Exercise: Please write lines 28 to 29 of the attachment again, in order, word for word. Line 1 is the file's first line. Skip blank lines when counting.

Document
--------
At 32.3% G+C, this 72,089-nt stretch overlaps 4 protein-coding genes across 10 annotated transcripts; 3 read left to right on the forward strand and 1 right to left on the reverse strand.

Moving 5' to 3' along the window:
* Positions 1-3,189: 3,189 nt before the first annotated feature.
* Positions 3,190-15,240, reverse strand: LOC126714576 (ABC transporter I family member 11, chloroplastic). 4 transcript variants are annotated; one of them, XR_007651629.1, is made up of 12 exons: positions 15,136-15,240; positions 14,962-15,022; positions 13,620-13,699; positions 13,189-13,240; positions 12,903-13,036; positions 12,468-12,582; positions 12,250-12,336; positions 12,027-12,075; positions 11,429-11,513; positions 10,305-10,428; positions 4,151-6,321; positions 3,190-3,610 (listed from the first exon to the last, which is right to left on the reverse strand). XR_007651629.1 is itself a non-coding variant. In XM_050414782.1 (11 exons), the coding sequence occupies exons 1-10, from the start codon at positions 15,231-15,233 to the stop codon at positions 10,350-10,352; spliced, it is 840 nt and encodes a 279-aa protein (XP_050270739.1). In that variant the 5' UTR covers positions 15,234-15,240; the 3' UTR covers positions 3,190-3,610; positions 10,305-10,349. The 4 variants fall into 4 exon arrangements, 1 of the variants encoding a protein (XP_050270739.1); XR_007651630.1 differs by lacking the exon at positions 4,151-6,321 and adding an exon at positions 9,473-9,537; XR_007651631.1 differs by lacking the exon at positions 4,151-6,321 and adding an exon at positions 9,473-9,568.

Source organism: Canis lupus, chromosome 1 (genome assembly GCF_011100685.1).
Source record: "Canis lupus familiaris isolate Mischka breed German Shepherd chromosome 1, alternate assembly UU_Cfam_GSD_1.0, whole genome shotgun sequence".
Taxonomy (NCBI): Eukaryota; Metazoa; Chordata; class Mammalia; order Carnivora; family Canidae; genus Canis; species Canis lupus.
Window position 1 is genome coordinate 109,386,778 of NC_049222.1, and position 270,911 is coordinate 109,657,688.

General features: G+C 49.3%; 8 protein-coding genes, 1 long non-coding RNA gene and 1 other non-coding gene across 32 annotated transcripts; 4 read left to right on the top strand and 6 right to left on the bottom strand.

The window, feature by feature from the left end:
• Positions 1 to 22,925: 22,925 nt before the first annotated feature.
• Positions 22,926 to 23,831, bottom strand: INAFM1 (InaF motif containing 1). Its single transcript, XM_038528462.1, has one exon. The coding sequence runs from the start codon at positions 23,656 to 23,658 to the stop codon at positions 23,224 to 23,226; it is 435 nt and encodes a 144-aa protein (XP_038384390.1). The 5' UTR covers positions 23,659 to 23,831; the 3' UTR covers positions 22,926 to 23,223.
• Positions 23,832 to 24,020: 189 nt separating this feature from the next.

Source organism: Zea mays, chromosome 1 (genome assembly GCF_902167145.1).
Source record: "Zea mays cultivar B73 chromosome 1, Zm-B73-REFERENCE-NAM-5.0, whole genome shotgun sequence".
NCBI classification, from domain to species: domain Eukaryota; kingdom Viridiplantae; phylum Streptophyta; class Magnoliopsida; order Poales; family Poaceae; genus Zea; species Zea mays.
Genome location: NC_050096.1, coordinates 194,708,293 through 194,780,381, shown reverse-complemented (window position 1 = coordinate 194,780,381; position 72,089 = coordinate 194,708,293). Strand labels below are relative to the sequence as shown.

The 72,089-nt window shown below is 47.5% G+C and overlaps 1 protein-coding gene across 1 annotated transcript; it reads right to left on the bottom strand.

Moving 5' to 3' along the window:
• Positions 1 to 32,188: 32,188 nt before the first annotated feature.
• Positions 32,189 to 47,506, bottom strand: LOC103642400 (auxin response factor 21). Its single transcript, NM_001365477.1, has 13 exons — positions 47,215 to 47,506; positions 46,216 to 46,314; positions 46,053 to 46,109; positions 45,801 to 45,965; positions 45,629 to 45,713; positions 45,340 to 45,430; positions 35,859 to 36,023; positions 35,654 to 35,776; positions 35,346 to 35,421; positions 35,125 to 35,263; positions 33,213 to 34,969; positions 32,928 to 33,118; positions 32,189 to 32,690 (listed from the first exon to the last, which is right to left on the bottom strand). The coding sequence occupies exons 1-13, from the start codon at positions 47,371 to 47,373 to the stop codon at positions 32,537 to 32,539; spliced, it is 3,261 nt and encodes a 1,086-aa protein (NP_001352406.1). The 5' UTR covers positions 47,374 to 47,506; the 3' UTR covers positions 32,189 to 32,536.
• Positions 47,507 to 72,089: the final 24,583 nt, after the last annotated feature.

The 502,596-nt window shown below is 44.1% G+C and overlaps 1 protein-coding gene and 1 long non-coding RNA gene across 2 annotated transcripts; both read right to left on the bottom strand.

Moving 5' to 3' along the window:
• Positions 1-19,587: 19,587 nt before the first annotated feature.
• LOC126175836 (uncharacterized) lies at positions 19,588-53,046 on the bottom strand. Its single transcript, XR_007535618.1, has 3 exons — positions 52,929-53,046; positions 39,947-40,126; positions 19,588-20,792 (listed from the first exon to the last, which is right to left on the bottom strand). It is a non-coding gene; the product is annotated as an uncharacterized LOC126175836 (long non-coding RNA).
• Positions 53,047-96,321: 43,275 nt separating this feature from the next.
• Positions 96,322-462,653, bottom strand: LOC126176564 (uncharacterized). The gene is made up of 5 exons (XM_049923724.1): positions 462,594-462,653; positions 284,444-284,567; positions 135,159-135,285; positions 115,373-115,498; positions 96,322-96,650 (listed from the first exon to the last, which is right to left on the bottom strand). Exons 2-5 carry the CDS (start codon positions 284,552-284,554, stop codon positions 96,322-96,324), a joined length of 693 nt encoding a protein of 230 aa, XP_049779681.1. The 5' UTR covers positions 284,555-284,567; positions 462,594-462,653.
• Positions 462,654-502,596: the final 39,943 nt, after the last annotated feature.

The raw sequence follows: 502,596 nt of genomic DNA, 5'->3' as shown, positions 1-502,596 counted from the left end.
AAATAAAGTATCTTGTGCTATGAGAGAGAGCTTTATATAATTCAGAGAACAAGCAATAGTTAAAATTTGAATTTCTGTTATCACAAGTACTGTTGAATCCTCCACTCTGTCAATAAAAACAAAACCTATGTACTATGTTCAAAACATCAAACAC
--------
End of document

• Positions 96,322-462,653, bottom strand: LOC126176564 (uncharacterized). The gene is made up of 5 exons (XM_049923724.1): positions 462,594-462,653; positions 284,444-284,567; positions 135,159-135,285; positions 115,373-115,498; positions 96,322-96,650 (listed from the first exon to the last, which is right to left on the bottom strand). Exons 2-5 carry the CDS (start codon positions 284,552-284,554, stop codon positions 96,322-96,324), a joined length of 693 nt encoding a protein of 230 aa, XP_049779681.1. The 5' UTR covers positions 284,555-284,567; positions 462,594-462,653.
• Positions 462,654-502,596: the final 39,943 nt, after the last annotated feature.